Objectives: Cognitive reactivity (CR) has been defined as the relative ease with which maladaptive cognitions or cognitive styles are triggered by mild (nonpathological) mood fluctuations. CR has been found to predict relapse of depression (Segal, Gemar and Williams, 1999). This study compared different measures of CR, and also investigated the role of thought suppression as a possible mechanism underlying CR.
Design and methods: Participants included 24 previously depressed, and 24 never depressed individuals who underwent a mood induction. They also completed a questionnaire designed to measure CR (LEIDS; Van der Does, 2002a), and participated in the scrambled sentences task (SST). The SST was designed to uncover thought suppression tendencies, and has been shown to discriminate between never depressed and previously depressed samples.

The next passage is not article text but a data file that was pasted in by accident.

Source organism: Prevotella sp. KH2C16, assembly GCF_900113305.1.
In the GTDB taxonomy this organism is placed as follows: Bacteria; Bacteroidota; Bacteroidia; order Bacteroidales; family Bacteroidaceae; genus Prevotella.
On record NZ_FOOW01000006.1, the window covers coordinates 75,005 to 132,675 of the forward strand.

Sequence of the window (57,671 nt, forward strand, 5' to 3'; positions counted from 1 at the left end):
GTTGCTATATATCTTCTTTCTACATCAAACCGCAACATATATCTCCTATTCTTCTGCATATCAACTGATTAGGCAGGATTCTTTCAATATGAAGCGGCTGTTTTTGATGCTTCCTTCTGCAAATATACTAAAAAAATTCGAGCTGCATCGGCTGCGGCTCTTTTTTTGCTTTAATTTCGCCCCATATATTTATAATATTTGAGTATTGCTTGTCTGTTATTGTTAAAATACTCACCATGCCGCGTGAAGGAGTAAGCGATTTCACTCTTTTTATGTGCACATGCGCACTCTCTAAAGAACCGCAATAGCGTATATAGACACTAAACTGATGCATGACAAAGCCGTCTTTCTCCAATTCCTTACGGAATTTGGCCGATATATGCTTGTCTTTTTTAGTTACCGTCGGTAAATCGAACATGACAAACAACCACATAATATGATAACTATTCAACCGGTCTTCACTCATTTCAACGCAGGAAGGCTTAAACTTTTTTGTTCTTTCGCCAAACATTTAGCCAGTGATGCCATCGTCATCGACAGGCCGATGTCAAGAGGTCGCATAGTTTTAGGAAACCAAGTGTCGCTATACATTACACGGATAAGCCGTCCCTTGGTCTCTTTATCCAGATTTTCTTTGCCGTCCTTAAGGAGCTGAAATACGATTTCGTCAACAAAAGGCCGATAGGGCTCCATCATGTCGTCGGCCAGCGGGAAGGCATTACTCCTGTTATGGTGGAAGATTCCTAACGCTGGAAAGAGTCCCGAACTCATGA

Results: LEIDS scores were higher for previously depressed than for never depressed individuals. However, CR as measured with the mood induction did not distinguish between these groups. The LEIDS was correlated with the results of the SST and with self-report measures of thought suppression.
Conclusion: Active suppression of unwanted thoughts may be involved in the apparent inactive state of depressive cognitions during remission.